"She thought the kids were still alive," said attorney George Parnham of Yates, who police say drowned her five children in June of 2001.
She was only tried for three of those murders and found guilty in each case.
Psychiatrists testified that Yates suffered from schizophrenia and postpartum depression, but jurors determined she knew it was wrong to kill her children and found her guilty of murder.
Monday night, Andrea Yates was transferred from the prison near Rusk to a Galveston hospital, after refusing food and losing more than 20 pounds. Parnham said she voluntarily drank something Wednesday.
Her husband, Russell Yates, also said Wednesday that his wife thought their children, who ranged in age from 6 months to 7 years, were still alive.
"On top of the medication, and her chemistry, and her underlying illness, she obviously has a tremendous amount of guilt over her actions and taking the lives of our children," Russell Yates said.
"She has a hard time having hope. ... She lost everything she loved," he said. He described her as "overtly psychotic."
This is not the first time Yates' health has declined since her arrest. In September, doctors had to forcibly medicate her when she refused to take her medication, her husband said at the time.
Her lawyer says he noticed the change in Yates as the anniversary of the murders approached.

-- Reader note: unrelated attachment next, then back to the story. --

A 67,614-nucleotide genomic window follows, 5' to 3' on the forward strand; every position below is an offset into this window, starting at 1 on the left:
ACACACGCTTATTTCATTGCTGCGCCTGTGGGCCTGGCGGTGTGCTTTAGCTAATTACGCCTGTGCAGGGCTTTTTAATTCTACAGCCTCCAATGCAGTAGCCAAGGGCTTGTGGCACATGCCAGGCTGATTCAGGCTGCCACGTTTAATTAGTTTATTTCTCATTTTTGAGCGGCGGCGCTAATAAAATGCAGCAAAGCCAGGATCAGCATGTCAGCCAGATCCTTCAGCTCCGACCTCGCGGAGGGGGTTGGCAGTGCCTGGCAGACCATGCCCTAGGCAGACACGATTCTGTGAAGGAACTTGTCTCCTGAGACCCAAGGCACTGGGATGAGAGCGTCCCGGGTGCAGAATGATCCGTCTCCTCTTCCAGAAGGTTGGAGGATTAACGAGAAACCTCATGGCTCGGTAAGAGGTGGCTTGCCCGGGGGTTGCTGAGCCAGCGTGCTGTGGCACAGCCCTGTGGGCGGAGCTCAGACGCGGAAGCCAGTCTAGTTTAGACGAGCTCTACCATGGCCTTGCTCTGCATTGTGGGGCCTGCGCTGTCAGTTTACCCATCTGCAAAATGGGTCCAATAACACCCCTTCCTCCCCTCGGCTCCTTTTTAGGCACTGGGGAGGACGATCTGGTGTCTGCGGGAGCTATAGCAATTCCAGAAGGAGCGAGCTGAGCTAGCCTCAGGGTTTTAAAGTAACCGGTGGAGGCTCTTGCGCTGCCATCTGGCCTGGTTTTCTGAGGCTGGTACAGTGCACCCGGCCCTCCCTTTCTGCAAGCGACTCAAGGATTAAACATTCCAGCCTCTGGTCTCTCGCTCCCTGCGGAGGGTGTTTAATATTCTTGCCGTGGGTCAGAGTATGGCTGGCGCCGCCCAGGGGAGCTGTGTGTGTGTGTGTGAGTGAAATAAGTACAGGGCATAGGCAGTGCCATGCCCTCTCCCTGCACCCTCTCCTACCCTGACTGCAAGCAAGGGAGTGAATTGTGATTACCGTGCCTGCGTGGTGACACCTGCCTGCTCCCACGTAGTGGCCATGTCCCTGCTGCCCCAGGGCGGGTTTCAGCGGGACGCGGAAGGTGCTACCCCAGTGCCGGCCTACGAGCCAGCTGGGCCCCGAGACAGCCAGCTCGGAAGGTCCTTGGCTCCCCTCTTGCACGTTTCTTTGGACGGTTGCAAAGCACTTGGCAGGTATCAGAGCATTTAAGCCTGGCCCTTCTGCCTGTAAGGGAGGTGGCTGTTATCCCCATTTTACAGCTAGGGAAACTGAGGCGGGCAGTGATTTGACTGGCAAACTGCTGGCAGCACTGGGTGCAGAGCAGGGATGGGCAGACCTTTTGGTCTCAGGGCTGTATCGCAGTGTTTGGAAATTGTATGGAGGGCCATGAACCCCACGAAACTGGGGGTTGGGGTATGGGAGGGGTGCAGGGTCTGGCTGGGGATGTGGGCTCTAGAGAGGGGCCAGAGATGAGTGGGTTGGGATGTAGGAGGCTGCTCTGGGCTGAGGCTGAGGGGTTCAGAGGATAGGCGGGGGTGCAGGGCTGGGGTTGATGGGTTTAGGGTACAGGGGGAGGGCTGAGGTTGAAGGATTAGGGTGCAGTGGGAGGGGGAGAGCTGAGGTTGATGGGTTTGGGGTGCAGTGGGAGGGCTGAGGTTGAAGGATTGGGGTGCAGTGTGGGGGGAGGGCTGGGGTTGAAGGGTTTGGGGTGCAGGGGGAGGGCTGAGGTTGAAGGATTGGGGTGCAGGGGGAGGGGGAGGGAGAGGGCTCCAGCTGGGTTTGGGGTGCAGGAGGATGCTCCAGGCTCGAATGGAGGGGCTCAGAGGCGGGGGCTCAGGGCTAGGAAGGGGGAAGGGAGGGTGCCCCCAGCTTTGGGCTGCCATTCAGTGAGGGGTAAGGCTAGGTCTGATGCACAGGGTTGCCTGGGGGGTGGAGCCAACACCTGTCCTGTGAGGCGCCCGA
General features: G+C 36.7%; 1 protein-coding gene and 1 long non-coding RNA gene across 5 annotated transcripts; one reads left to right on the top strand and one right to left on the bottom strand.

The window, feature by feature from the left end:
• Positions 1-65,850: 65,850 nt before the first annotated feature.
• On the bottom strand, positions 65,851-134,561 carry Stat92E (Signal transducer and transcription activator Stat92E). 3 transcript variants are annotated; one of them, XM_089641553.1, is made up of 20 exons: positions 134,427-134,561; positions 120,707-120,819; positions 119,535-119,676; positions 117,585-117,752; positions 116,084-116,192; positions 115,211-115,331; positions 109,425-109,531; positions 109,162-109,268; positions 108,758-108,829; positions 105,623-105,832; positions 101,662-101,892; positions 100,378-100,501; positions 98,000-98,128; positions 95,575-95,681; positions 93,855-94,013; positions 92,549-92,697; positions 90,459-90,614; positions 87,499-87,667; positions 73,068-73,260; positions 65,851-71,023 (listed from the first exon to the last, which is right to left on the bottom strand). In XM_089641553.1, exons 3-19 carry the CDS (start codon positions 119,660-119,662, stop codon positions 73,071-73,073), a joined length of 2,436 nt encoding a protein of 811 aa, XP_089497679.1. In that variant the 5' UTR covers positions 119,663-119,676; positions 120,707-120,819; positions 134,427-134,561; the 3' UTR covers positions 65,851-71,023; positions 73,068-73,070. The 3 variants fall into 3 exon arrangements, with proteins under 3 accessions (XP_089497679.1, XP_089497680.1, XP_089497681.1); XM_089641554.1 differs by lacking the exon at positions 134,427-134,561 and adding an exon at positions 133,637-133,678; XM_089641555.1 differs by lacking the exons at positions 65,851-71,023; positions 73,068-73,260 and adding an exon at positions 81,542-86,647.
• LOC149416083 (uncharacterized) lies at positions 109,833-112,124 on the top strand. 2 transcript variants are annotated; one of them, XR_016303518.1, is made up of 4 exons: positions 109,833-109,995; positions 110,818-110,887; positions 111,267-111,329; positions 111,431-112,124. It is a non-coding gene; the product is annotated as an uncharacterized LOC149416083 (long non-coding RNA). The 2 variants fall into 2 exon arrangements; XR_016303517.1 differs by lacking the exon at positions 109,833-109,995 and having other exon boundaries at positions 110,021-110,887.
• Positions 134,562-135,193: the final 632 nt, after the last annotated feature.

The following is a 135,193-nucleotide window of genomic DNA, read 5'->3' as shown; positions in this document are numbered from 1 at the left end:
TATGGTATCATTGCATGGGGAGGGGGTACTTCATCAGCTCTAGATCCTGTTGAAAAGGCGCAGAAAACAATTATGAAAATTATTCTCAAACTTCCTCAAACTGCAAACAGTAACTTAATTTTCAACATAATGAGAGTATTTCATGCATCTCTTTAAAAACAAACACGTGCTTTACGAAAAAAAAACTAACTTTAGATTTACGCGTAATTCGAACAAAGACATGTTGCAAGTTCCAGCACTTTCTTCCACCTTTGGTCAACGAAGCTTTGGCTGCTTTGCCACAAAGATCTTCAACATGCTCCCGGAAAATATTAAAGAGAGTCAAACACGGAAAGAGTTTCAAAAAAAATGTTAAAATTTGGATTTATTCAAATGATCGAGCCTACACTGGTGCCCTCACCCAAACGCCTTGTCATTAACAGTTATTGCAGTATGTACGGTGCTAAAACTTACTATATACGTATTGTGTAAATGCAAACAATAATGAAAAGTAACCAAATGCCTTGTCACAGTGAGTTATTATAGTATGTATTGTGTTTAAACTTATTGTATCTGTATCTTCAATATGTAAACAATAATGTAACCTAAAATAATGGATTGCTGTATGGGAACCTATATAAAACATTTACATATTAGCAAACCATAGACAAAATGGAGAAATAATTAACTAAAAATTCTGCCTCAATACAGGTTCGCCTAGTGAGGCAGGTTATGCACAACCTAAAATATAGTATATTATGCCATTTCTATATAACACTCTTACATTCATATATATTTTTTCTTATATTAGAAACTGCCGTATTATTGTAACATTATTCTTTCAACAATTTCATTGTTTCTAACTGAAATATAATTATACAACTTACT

"The closer she got to the anniversary, the more thoughts she got, figuratively and literally," says Parnham. "She started losing weight, going psychotic, and it's just not a good time."
"There is apparently a determination within her that wants to put an end to this," Parnham said. "I'm not sure what type of psychiatric medications can offset the reality of what occurred and make her feel better about that."
According to Parnham, Yates is down to about 107 pounds. Her Texas driver's license lists her weight as 126 pounds. She is 5-foot-7.
Yates, 40, has been placed on suicide watch at least four times since her children's deaths.
Within hours of Russell Yates leaving for work in June 2001, Andrea Yates called police and an ambulance to her home. She answered the door in wet clothes and told an officer what she had done.
She led the officer to a bedroom where the four youngest children's bodies were laid out on a bed. Police found the oldest, Noah, 7, floating face down with arms outstretched in the tub.